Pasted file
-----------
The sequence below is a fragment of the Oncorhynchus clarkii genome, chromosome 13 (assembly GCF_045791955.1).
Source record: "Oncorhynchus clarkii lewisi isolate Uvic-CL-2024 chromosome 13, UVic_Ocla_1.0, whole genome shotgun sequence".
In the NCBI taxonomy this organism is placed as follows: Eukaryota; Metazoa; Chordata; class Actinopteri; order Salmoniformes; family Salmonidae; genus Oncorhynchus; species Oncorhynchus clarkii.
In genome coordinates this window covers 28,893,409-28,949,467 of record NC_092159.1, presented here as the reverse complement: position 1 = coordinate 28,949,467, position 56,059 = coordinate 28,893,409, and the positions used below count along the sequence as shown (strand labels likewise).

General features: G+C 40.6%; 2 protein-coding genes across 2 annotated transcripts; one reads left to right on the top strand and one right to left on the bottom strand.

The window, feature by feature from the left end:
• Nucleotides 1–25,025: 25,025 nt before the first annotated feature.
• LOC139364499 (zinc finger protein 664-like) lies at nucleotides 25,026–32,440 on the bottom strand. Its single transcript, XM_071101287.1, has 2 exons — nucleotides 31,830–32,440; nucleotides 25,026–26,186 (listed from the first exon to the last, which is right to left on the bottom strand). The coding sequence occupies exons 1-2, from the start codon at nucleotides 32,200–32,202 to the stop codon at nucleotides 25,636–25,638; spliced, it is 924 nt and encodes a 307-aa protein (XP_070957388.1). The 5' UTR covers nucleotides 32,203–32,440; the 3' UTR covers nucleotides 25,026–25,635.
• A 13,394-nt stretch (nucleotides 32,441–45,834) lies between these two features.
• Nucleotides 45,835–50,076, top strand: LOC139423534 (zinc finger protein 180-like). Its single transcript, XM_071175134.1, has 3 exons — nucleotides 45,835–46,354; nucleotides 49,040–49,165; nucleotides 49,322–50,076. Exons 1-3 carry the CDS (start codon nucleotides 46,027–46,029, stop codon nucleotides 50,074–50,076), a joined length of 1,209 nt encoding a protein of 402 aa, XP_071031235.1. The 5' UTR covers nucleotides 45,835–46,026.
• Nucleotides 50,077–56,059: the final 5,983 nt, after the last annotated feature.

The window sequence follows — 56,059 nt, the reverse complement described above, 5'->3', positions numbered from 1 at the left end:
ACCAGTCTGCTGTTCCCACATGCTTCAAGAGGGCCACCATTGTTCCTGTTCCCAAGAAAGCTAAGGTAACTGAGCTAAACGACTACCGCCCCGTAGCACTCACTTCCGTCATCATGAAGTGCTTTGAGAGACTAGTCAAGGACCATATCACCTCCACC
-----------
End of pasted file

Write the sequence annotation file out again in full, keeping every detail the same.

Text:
The sequence below is a fragment of the Oncorhynchus clarkii genome, chromosome 13 (assembly GCF_045791955.1).
Source record: "Oncorhynchus clarkii lewisi isolate Uvic-CL-2024 chromosome 13, UVic_Ocla_1.0, whole genome shotgun sequence".
In the NCBI taxonomy this organism is placed as follows: Eukaryota; Metazoa; Chordata; class Actinopteri; order Salmoniformes; family Salmonidae; genus Oncorhynchus; species Oncorhynchus clarkii.
In genome coordinates this window covers 28,893,409-28,949,467 of record NC_092159.1, presented here as the reverse complement: position 1 = coordinate 28,949,467, position 56,059 = coordinate 28,893,409, and the positions used below count along the sequence as shown (strand labels likewise).

General features: G+C 40.6%; 2 protein-coding genes across 2 annotated transcripts; one reads left to right on the top strand and one right to left on the bottom strand.

The window, feature by feature from the left end:
• Nucleotides 1–25,025: 25,025 nt before the first annotated feature.
• LOC139364499 (zinc finger protein 664-like) lies at nucleotides 25,026–32,440 on the bottom strand. Its single transcript, XM_071101287.1, has 2 exons — nucleotides 31,830–32,440; nucleotides 25,026–26,186 (listed from the first exon to the last, which is right to left on the bottom strand). The coding sequence occupies exons 1-2, from the start codon at nucleotides 32,200–32,202 to the stop codon at nucleotides 25,636–25,638; spliced, it is 924 nt and encodes a 307-aa protein (XP_070957388.1). The 5' UTR covers nucleotides 32,203–32,440; the 3' UTR covers nucleotides 25,026–25,635.
• A 13,394-nt stretch (nucleotides 32,441–45,834) lies between these two features.
• Nucleotides 45,835–50,076, top strand: LOC139423534 (zinc finger protein 180-like). Its single transcript, XM_071175134.1, has 3 exons — nucleotides 45,835–46,354; nucleotides 49,040–49,165; nucleotides 49,322–50,076. Exons 1-3 carry the CDS (start codon nucleotides 46,027–46,029, stop codon nucleotides 50,074–50,076), a joined length of 1,209 nt encoding a protein of 402 aa, XP_071031235.1. The 5' UTR covers nucleotides 45,835–46,026.
• Nucleotides 50,077–56,059: the final 5,983 nt, after the last annotated feature.

The window sequence follows — 56,059 nt, the reverse complement described above, 5'->3', positions numbered from 1 at the left end:
ACCAGTCTGCTGTTCCCACATGCTTCAAGAGGGCCACCATTGTTCCTGTTCCCAAGAAAGCTAAGGTAACTGAGCTAAACGACTACCGCCCCGTAGCACTCACTTCCGTCATCATGAAGTGCTTTGAGAGACTAGTCAAGGACCATATCACCTCCACC